One nice feature is being able to customize the display screens. Another review criticized the 305 for the numbers being too small to read while exercising. I don't have an issue but would point out that you can significantly increase the size of the display by simply displaying fewer fields.
My only complaint is that it's easy to leave it on and run the battery down - which is a bummer if you're just about to work out. I wish there was an "auto off" feature which would shut it down if it detects no movement or heart rate within an hour or so. Fortunately, with Li-Ion batteries, as little as a 10 minute charge gives you enough juice for a 90 minute run.
If you've found this review to be helpful, please let me know!
598 of 606 found the following review helpful:
All I hoped for!Aug 29, 2006
By M. Leuzinger
With a few one-star reviews, I was a bit hesitant to order this. Now, after two weeks of use (10 runs of 2 to 2.5 miles each), I have no regrets with the purchase whatsoever.
I haven't had any of the problems reported by any of the one-star reviewers. It syncs to the satellite in a reasonable* amount of time, seems to track my pace very well, tracks distance well, and the heart rate monitor seems WAY more accurate than the dedicated exercise machines at my local gym.
*by reasonable, it does take a minute or two to sync to the satellites each time. That's the only thing I could possibly think of improving, but it's not a big deal. Being the super-impatient person I am, I often turn on the watch, set it on my front porch, go back in and change into my running outfit, and by the time I come back out it's ready to go.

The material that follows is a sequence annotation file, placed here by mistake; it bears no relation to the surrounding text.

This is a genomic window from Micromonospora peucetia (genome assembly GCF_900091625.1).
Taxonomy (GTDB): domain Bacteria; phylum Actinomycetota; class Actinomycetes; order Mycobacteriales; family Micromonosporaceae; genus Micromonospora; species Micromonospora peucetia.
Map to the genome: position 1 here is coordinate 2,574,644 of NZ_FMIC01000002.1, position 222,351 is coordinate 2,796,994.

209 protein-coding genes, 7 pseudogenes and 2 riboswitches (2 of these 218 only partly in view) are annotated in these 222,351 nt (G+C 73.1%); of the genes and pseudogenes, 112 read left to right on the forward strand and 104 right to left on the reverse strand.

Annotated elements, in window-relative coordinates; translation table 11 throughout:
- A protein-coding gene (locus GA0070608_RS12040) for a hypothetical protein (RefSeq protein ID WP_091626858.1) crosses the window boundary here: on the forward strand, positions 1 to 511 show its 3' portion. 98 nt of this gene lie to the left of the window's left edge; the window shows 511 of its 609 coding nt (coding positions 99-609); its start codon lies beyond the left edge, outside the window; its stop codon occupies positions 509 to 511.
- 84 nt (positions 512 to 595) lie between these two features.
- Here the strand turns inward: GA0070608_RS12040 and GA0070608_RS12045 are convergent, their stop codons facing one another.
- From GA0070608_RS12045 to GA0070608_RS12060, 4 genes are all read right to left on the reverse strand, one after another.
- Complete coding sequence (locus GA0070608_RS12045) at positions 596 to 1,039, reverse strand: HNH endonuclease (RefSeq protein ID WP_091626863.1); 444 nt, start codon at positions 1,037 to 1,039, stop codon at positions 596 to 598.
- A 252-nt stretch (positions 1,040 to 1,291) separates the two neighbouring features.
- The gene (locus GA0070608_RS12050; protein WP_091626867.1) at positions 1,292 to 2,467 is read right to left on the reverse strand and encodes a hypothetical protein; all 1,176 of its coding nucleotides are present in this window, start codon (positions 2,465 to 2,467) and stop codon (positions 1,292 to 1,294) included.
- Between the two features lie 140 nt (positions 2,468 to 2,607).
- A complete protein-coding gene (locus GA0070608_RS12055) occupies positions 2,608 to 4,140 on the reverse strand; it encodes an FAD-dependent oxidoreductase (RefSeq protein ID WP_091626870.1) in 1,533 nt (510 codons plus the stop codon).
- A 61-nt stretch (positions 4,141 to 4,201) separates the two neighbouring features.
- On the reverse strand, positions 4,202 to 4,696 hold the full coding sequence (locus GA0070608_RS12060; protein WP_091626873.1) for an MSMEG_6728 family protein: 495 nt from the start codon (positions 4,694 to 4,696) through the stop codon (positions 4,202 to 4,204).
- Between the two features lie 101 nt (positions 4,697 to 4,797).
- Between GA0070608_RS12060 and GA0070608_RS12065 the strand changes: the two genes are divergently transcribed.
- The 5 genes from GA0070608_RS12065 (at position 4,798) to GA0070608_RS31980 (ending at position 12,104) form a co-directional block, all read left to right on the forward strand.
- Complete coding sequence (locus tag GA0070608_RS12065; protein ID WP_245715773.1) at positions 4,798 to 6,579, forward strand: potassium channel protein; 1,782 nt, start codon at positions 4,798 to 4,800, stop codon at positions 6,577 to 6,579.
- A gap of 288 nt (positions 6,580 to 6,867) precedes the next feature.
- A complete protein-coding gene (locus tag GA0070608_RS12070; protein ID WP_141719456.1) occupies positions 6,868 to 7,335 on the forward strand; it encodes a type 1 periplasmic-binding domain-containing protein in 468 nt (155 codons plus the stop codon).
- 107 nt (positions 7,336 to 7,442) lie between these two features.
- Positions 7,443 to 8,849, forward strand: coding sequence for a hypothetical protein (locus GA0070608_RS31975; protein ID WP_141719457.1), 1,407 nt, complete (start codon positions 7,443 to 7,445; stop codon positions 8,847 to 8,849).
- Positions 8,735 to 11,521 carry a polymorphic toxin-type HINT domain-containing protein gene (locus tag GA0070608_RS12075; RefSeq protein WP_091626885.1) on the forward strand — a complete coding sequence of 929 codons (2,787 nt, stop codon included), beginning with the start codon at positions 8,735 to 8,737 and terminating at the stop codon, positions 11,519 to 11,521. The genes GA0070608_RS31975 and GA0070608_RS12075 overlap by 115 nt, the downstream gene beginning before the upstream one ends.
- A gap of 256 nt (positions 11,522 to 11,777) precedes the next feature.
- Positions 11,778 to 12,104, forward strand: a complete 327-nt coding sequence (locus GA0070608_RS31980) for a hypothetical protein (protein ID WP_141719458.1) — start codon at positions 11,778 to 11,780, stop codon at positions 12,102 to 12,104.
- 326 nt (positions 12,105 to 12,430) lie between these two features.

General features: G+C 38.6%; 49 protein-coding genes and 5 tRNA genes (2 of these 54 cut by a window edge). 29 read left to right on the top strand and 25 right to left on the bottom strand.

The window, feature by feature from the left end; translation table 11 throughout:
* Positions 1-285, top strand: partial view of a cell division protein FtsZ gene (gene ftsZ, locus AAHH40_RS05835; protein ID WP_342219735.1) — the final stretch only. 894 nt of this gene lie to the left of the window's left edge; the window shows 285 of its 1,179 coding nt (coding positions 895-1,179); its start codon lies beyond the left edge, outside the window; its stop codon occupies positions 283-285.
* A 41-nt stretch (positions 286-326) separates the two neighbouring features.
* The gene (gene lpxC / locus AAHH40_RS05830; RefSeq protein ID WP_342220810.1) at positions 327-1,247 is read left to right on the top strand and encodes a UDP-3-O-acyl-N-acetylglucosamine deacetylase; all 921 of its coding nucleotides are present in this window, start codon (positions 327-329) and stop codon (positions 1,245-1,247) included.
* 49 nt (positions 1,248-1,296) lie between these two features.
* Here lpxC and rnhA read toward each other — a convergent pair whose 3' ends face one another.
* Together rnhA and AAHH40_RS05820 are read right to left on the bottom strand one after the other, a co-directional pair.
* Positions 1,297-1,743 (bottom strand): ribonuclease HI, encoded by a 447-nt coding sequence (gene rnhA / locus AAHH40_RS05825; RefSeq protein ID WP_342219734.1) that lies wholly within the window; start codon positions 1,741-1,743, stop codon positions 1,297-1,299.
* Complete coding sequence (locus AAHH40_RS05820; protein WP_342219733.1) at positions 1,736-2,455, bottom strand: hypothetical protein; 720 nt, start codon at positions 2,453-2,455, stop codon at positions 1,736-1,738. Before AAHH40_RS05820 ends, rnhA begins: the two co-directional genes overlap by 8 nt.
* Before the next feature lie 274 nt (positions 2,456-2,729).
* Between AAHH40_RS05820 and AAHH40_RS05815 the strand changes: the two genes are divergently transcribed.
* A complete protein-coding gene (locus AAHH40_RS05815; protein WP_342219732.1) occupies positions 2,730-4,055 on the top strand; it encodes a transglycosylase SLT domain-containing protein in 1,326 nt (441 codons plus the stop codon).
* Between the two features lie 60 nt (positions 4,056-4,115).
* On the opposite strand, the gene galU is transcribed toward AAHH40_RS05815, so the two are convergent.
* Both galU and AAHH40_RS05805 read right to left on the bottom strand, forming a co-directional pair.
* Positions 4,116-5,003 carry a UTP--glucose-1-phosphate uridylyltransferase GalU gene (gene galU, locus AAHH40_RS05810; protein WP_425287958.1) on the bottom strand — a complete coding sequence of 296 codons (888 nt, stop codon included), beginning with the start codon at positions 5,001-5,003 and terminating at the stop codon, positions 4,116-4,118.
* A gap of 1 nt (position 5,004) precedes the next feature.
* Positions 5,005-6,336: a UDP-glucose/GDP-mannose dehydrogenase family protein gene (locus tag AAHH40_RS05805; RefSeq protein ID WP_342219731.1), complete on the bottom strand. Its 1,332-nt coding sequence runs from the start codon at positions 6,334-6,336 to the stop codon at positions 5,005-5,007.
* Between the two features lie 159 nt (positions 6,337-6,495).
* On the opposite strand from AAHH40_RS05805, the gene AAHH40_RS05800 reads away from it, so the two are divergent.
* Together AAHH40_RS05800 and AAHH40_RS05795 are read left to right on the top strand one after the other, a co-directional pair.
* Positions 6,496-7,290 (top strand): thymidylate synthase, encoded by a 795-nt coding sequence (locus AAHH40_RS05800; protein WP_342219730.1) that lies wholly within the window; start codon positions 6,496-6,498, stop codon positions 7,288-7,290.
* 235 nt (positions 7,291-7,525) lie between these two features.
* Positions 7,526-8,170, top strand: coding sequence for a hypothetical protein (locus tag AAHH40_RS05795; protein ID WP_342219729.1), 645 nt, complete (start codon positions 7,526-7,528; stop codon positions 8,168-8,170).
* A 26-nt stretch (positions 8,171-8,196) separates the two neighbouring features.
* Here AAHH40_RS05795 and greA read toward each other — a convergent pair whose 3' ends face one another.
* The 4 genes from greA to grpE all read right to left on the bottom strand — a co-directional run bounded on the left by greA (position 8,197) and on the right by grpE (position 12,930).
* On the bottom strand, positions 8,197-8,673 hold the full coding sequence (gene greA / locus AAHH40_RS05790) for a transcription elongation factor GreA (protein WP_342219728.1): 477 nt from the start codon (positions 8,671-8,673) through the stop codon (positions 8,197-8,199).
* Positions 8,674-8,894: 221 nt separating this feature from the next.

I haven't seen the pacing issues others have reported. I'm a beginning runner... but if I keep a solid pace... it reports about 10mins/mile... if I push a little harder... about 9mins/mile... if I let up... about 11mins/mile. It seems very consistent over my entire 2-2.5 mile run.
I have a 2.1 mile run where I've done the same exact route about 6 times... and when I compare the maps of each run... they overlap almost exactly.
I have thyroid and heart issues, and this watch gives me the confidence to know I'm not exceeding my max hr for too long (I can easily get into the 180's) and gives me the feedback and stats to keep me motivated.
Last but not least, I've bought dozens and dozens of items from Amazon over the years, and this is the first review I've taken the time to write - hope that gives you an indication of how happy I am with this product. ;-)
143 of 145 found the following review helpful:
Has changed the way I runMar 06, 2007
By P. Lange
I have had the 305 for about 6 weeks and am very pleased with it. It is my first GPS watch and has exceeded my expectations. I had read the concerns with the altimeter and agree, it does not provide useful or accurate information so no surprises there. The real issue for me was how well it would measure distance. I have found it to be very accurate and reliable. I have several runs that I have clocked with the car and measuring tools on Google Earth; the Garmin hit my mile split expectations anywhere from spot on to 20-30 feet from what I believed the true splits to be. At the end of the 10 mile run I was also within 20 feet of expectation. So maybe one mile measures a few feet long, another a few feet short, but cumulatively it was right on my prior expectations.